This was the first in a series of running related articles for onlinesports.ie which was then posted on LinkedIn.
Running is a sport that I love. On and off road. Up mountains or along long sandy beaches. The great thing about it is that a plodder like me can enjoy the experience of a marathon race or short solo run in the woods every bit as much as a professional athlete. The ability to have fun no matter the time or result makes running a great sport for life. I hope you enjoy the article and I always like feedback and comments. Thanks for reading.
When it all gets a bit too "Same old same old".
Distance runners often reach the point where it becomes difficulty reach and then maintain high weekly mileage targets. Having developed to where they can now achieve forty, ninety or however many kilometres per week they find that the repetitive nature and the generally familiar and possibly not overly scenic environment of road running tends to produce a less than uplifting exercise experience. This can lead to a lack of enthusiasm and makes it easy to miss out sessions when the weather or other factors are against you. This along with a tendency to switch off the brain and zone out during exercise produces lower quality, more boring sessions. As well this the constant repetitive impact of flat road surfaces also makes it easier to fall prey to niggly little injuries caused by overstraining the same muscles and joints pace after pace, mile after mile.
My normal solution for boredom is to change things around and try something different but a lot of runners are training for a particular event and want to stay specific in their training. For those people and for anyone who wants to add a bit of adventure to the daily training grind I would highly recommend getting out of town and spending a few hours running on forest and mountain trails.
No switching off.
Running on dirty, uneven and stony ground has an awful lot going for it in any balanced training programme. The irregularity of the running surface means that the majority of people shorten their normal stride and constantly adjust the way the foot strikes the ground. This change in action makes your muscles act slightly differently with each step. It improves balance and it will tend to produce a more vertical, naturally relaxed upper body position. For most, this is a small part of becoming a stronger, less injury prone athlete.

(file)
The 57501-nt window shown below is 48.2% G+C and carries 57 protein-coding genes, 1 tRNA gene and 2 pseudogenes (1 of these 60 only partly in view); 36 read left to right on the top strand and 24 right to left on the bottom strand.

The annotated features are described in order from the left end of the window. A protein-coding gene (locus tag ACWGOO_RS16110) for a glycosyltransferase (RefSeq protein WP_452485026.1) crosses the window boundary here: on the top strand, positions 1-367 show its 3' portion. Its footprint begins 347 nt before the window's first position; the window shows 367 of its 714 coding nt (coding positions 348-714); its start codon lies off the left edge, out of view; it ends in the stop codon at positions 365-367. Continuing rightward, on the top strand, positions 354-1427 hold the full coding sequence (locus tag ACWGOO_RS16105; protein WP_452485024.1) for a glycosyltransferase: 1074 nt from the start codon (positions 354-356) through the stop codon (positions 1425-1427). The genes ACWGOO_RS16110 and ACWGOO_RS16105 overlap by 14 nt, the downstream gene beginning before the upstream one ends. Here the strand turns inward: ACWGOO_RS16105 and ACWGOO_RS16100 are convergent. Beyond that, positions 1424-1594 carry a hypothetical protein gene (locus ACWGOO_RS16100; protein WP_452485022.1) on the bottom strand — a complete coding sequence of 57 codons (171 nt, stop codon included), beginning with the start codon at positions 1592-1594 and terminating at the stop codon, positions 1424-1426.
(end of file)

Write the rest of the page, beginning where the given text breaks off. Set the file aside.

Compared to the usual street session, when out on a trail you will be concentrating more on the ground ahead and what you may be about to step on. Or step in. The gradient may change without much warning and fallen trees or other obstacles have to be spotted before they can be negotiated. The whole experience is an awfully long way from plodding along on autopilot and it is invigorating to feel so “involved “in your run.
When starting out the best thing, as always is to remember to take it easy. Try a reasonably short trail not too far from civilisation. Get a few kilometres under your belt before venturing out into the back of beyond. If you are not too sure of your capability then try a short loop in a forest park somewhere and repeat the circuit if it felt easy enough the first time around.
Initially there is no great need for any extra, specialist equipment. A normal pair of road shoes will be fine. If you find that trail is becoming a regular part of your running routine or it is wet and muddy underfoot then invest in a pair of decent off road shoes. There are two main types. The first is a jack of all trades trail shoe. A bit more grip than you may be used to and torsionally less twisty. They will usually be more firmly cushioned underfoot than a typical road shoe and are designed to do a little bit of everything. They are soft enough for hard rocky trails, grip well enough on mucky ground and give enough protection to the foot for most conditions most of the time. These are the kind of shoes I would recommend anyone to buy first time out.
The other kind of off road shoe is the fell racing option. These tend to be very light, close to the ground, minimal footwear with extremely lugged sole units. They offer no support and limited protection for the foot but give exceptional grip in very muddy conditions. They are the Formula 1 of the trail world giving high end performance and not much durability. These shouldn’t be anyone’s first shoe for off road running in my opinion. The thin soles are harsh underfoot on hard trails and the lack of structure on rough, uneven ground can be disconcerting.
Apart from footwear there is very little extra equipment to think about. I prefer long sleeves and leggings when running through woodland in order to avoid scratches. On mountain runs a hat and light raincoat give elemental protection and during the winter months a headtorch is extremely handy especially in dark, heavily forested areas. You can add other items as you wish or if you feel that you were missing something last time out but don’t get too carried away with extra luggage. Trail running is definitely not about the gear.
If you are unsure of how to get going then these organisations may be helpful.
IMRA. Irish Mtn. Running Association. Organise events around the country including a very popular summer evening series of trail races. Website is; imra.ie
Mud sweat and runners. Offers lots of introductory trail running courses generally based around the Glendalough area. Website is; mudsweatandrunners.weebly.com
Outside of Ireland Fellrunner.org.uk organises and promotes hill running in Britain, the American trail running association (ATRA) does the same thing in the US and can be found at trailrunner.com. Other countries have similar bodies and private companies organise trips, races and training holidays.
Enjoy your run.